U.S. growth probably slowed as fuel costs rose

April 25, 2011 - 0:0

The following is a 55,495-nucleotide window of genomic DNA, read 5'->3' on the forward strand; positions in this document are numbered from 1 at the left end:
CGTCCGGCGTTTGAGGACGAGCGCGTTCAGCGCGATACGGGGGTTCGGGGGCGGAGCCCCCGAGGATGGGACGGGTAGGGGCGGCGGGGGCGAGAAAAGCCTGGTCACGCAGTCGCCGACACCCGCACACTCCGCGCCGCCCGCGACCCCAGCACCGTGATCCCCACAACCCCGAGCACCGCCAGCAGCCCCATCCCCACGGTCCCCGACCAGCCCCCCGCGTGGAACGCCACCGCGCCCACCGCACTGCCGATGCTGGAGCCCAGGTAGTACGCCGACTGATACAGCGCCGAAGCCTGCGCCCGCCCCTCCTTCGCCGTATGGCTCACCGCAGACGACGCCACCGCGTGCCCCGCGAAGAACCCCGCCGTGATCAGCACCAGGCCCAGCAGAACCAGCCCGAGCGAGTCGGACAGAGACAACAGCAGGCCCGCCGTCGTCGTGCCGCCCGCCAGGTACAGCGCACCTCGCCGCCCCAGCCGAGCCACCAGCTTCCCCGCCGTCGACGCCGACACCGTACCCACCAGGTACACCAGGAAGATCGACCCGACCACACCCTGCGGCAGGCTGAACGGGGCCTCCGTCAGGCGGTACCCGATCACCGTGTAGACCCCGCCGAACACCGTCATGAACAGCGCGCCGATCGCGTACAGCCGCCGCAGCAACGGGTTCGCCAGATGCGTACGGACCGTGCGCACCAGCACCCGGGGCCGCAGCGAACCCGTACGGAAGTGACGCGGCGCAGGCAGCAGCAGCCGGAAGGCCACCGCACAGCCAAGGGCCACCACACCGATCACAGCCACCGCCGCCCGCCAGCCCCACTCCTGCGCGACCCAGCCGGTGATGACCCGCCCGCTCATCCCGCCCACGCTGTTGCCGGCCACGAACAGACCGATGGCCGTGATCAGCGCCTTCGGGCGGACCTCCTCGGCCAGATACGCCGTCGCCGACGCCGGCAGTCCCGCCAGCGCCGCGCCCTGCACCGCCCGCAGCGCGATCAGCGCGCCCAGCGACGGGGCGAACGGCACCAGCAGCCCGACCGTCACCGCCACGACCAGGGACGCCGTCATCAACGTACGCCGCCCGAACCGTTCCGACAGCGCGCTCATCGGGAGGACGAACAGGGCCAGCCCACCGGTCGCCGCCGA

The U.S. economy probably grew at a slower pace in the first quarter as a jump in gasoline prices caused consumers to cut back, economists said a report this week will show. Gross domestic product rose at a 1.9 percent annual pace after increasing at a 3.1 percent rate in the previous three months, according to the median estimate of 66 economists surveyed by Bloomberg News before an April 28 Commerce Department report. Other data may show business investment remained a pillar of the economic rebound, while home prices fell. Federal Reserve policy makers, when they meet this week, will likely say they’ll complete the second round of stimulus worth $600 billion, as scheduled, through the end of June to help sustain the recovery. While companies like General Electric Co. (GE) and Apple Inc. (AAPL) are among those benefiting from gains in spending on equipment and software, households are feeling the pinch of higher food and fuel prices. “The economy has hit a bit of a soft patch,” said Ryan Sweet, a senior economist at Moody’s Analytics Inc. in West Chester, Pennsylvania. “If we continue to get these sharp jumps at the pump, that will be a major hit to consumer sentiment. There is a tipping point for consumers.” The GDP estimate is the first of three for the quarter, with the other releases scheduled for May and June when more information becomes available. ----Spending cools Household purchases, which account for about 70 percent of the world’s largest economy, rose at a 2.1 percent annual pace following a 4 percent gain in the last three months of 2010, the best performance in four years, according to the survey median. Higher prices for necessities like food and energy may have hurt spending on less essential items. The cost of a gallon of regular gasoline rose 18 percent in the first three months of the year, according to AAA, the nation’s biggest motoring organization. The price has increased another 6 percent so far this month, reaching $3.85 a gallon on April 21, the highest since September 2008. Prices for all goods and services rose last quarter at a 2.4 percent annual pace, the biggest gain in more than two years, economists forecast the GDP will also show. American manufacturers are faring better than consumers as increasing demand from emerging economies like China supplements gains in business spending. ----‘Good shape’ “We’re in really good shape for accelerating industrial earnings growth,” Jeffrey Immelt, chief executive officer of Fairfield, Connecticut-based GE, said on a conference call last week. “All the precursors are in place: good equipment orders, good backlog growth, good service orders, international growing double digits, and we’re investing to build competitive advantage.” Orders for durable goods increased 2 percent in March after a 0.6 percent decline the prior month, economists forecast Commerce Department figures will show on April 27. Shares of machinery makers have outpaced the broader market since the beginning of the year. The Standard & Poor’s Supercomposite Machinery Index has climbed 9.8 percent compared with a 6.3 percent increase for the S&P 500 Index. (SPX) Fed policy makers, in two days of meetings beginning April 26, are likely to affirm they’ll finish a $600 billion Treasury- purchase program on schedule at the end of June, according to economists such as Neal Soss, chief economist at Credit Suisse in New York. Chairman Ben S. Bernanke will hold his first press conference following the central bank’s statement on April 27, giving him an opportunity to discuss his next steps. ----Home prices Housing continues to struggle as foreclosures mount. Home prices in 20 cities for the 12 months through February fell 3.3 percent, the biggest decline since November 2009, according to the Bloomberg survey. The S&P/Case-Shiller index is due April 26. Sales of new homes, due tomorrow from the Commerce Department, rose 12 percent to a 280,000 annual pace in March, according to economists surveyed by Bloomberg. February’s 250,000 purchase pace was the lowest in data going back to 1963. Pending home sales, or contract signings for existing homes, rose 1.7 percent in March after a 2.1 percent increase the prior month, economists forecast the National Association of Realtors will report on April 28. Gains in employment, along with higher stock values, are outweighing the rise in gas prices and declining home values when it comes to measuring consumer attitudes. The Thomson Reuters/University of Michigan’s final sentiment index for April, due April 29, is projected to climb to 70 from 67.5 at the end of March, according to economists surveyed. The New York-based Conference Board on April 26 may show its confidence gauge rose to 64.5 from 63.4 last month, the survey showed. (Source: Bloomberg)